Definitely the FARC has suffered many setbacks since Uribe came to power. But who is going to outlast who? Has the FARC reached its nadir and begun to reconsolidate, or will they continue to decline. But even if the FARC were to eventually fall apart, so long as the political and socio-economic life of Colombia is marred by repression, oppression, the exploitation of workers and glaring extremes of poverty and riches, there is going to be motivation for other guerrilla movements like the FARC to rise up.

Segueing into The FARC Revolutionist

Renate's book itself plunges into all these controversies as they were evolving back in 1981 and onwards. This is largely a fictional account, but not completely so, because the experiences of one of the main characters in the book, Alberto, a well-to-do, elderly rancher kidnapped in the book, actually really happened. In fact, Alberto is really the author's uncle on her husband's side, and he indeed was taken hostage and trekked off into the jungle by the FARC. The recounting of his story actually inspired Renate to write this book. Needless to say, there is no shortage of realism in this novel!

There are three major characters in The FARC Revolutionist. Besides Alberto, we have the main protagonist Carlos Zipante, a FARC comandante, handsome and charismatic, well-educated as a lawyer despite his peasant upbringing, whose passion for social justice brought him into the FARC. And then there is beauteous Anne Henderson, a Washington D.C. lawyer herself, the daughter of Robert Henderson, a senior partner in an international insurance conglomerate, whose wife Ruth is a refined woman of enduring Virginian lineage dating back to plantation days.

Over the course of the novel there is a slow, inevitable dance between Carlos and Anne into each others arms that brings great passion and sensuality to the novel, along with the equally great passion of revolutionary struggle, for at core, this novel is about the evolution of Carlos from a young child in a Colombian mountain village who experiences a traumatic injustice by the Colombian Army, through his struggles to become a brilliant college student and then law student, all the while becoming more incensed against the political injustices crying out for redress in Columbia, to the point where he finally joins the FARC, gradually rising in the ranks to become a senior commander.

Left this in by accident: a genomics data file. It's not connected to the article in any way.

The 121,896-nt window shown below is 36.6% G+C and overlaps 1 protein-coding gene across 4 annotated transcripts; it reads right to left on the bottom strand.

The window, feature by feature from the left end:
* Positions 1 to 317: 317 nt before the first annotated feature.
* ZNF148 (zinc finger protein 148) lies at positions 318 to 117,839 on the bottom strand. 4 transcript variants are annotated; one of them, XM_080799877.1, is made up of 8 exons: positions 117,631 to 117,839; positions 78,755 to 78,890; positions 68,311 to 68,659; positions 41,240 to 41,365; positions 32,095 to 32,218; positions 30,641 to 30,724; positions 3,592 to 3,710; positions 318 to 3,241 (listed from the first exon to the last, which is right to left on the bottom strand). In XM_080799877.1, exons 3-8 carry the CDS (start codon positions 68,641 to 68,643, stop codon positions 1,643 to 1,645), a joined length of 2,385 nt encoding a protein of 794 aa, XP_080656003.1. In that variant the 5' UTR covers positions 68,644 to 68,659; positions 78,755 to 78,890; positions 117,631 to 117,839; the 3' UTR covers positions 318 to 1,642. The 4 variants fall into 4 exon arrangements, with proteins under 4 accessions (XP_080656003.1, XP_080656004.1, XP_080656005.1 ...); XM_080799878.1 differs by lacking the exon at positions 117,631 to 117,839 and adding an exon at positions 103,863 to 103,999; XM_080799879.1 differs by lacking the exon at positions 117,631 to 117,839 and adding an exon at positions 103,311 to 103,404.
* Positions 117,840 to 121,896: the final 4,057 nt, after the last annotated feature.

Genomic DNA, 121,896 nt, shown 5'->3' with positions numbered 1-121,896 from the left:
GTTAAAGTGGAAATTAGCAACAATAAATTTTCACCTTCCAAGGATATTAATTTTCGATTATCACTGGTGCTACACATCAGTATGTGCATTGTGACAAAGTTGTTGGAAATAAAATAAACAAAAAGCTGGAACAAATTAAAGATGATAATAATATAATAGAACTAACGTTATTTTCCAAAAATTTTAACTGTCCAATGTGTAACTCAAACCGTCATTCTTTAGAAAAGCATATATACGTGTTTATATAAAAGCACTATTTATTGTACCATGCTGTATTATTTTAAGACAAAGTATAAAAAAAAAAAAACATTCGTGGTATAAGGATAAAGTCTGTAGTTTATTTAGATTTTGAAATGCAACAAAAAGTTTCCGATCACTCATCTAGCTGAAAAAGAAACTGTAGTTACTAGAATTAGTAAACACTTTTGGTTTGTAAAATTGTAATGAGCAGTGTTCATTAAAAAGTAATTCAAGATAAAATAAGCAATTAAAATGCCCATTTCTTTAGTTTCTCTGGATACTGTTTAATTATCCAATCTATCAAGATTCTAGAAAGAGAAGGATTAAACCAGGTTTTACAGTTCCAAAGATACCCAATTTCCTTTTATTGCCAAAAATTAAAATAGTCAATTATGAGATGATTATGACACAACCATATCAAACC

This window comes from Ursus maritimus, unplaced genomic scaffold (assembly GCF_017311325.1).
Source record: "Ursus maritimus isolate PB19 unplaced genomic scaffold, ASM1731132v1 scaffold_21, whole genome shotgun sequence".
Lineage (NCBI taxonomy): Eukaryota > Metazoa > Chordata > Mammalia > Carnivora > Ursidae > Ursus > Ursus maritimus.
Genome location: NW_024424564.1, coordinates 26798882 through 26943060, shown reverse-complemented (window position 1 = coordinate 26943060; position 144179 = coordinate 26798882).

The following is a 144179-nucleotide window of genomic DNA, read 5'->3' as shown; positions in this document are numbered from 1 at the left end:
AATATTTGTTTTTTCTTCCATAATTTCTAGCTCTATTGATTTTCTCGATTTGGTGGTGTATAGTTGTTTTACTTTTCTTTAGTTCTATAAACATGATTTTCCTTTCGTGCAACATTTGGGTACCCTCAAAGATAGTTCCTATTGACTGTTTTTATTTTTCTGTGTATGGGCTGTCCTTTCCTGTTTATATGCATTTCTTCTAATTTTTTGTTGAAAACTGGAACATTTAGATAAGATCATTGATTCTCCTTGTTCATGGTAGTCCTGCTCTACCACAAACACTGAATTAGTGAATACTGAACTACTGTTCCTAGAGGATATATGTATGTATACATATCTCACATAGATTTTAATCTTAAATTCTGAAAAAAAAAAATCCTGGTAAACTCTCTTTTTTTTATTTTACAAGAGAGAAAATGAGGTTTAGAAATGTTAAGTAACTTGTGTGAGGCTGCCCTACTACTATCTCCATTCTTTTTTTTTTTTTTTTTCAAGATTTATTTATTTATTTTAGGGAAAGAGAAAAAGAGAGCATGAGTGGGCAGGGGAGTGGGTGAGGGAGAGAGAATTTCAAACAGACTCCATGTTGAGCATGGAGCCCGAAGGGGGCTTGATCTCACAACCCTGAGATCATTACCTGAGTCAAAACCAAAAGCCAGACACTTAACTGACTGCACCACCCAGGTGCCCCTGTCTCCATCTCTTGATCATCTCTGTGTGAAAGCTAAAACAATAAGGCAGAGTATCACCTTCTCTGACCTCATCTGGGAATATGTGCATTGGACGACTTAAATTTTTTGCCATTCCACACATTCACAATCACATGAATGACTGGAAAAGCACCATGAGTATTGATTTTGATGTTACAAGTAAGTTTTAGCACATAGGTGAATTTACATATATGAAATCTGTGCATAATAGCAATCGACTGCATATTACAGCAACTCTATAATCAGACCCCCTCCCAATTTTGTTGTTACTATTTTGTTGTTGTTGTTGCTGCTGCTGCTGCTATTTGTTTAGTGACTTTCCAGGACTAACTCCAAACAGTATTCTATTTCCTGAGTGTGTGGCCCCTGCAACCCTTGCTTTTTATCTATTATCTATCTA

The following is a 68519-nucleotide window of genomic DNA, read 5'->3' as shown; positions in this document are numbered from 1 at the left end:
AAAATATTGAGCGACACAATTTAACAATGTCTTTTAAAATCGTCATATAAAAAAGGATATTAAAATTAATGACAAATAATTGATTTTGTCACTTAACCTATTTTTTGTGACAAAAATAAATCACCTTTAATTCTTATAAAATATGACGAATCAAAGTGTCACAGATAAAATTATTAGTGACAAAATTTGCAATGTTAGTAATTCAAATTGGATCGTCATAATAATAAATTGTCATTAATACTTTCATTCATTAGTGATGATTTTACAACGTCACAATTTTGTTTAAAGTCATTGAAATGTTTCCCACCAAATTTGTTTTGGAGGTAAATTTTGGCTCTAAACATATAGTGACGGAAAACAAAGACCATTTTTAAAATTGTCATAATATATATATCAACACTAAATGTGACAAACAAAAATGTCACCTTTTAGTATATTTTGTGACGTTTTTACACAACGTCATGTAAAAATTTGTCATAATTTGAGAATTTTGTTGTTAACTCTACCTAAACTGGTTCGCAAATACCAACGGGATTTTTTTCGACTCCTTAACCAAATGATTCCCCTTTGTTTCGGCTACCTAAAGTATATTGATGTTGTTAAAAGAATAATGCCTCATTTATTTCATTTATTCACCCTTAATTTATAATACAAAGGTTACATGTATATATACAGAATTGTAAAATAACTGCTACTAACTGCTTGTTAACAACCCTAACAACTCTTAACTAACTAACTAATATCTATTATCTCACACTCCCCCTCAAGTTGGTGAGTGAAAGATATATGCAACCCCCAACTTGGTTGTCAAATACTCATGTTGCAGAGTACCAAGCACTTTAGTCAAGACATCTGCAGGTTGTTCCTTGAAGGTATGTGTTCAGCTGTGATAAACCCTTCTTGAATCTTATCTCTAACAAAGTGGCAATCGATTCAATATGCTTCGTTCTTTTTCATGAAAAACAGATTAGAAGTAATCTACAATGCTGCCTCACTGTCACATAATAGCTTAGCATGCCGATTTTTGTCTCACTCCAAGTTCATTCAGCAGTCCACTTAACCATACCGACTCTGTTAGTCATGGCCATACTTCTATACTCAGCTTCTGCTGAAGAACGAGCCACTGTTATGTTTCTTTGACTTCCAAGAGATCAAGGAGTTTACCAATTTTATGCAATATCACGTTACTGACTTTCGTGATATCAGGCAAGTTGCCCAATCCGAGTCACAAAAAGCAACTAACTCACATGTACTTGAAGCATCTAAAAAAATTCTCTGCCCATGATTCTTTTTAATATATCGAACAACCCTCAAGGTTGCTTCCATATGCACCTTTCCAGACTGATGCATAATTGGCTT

The novel sweeps through the hemisphere, beginning with a Colombian freighter laden with both contraband and Carlos steaming in high seas toward Cuba, where Carlos will hopefully rendezvous with contacts who will commandeer him on into Miami to begin secretive and illusive efforts through an American-based drug lord to negotiate the purchase of a large cache of weapons and ammunition. As the plot twists and turns, Carlos eventually finds himself hiding out in northern Virginia and Washington DC, slam-dunk in the middle of "Narcos" with all their vanities, fears and ruthlessness, before fiery circumstances once again whisk him away back into the jungles of Colombia, where we are suddenly trekking through the hot and humid tropics, sweating in our imaginations alongside Carlos and his guerrilla unit, swollen with green recruits, as they go on forced march after forced march to evade the Colombian Army and its spotter planes, before reaching a base camp or setting up a temporary new camp.

I might add that the author has tremendous descriptive powers that are put to great use in recreating, down to smallest details, the jungles, villages and savannas of Columbia. Renate Vanegas is a multi-talented writer with strong research credentials that only enhance the believability of the novel.

Moreover, the very factors that have created the greatest controversy about the FARC, their involvement with the drug trade and their kidnapping of rich landowners, are tackled head-on in this novel, and are indeed central sub-plots in the book. Indeed we find Carlos wrestling with the ethics of these controversies throughout the piece.

The breadth and intensity of The FARC Revolutionist makes it perhaps one of the best-written novels of the Latin American revolutionary anti-hero genre since Harold Robbins' best seller, The Adventurers, written way back in 1966, introduced us to the memorable Dax, another child grown to manhood and destiny amidst revolutionary struggle. Now we have the memorable Carlos. But at the same time this novel is much different, a more serious literary work than Robbins' jet-set sensationalism, more committed to revealing the humanity and complexity within each character in the novel.

This is an historical political novel, a romantic novel and an adventure novel all rolled into one, a serious work that also helps us delve into the human side of one of the oldest revolutionary movements, with all its contradictions, in South America, the FARC, and a good antidote to all the dangerous demonization going on against them. Highly recommended.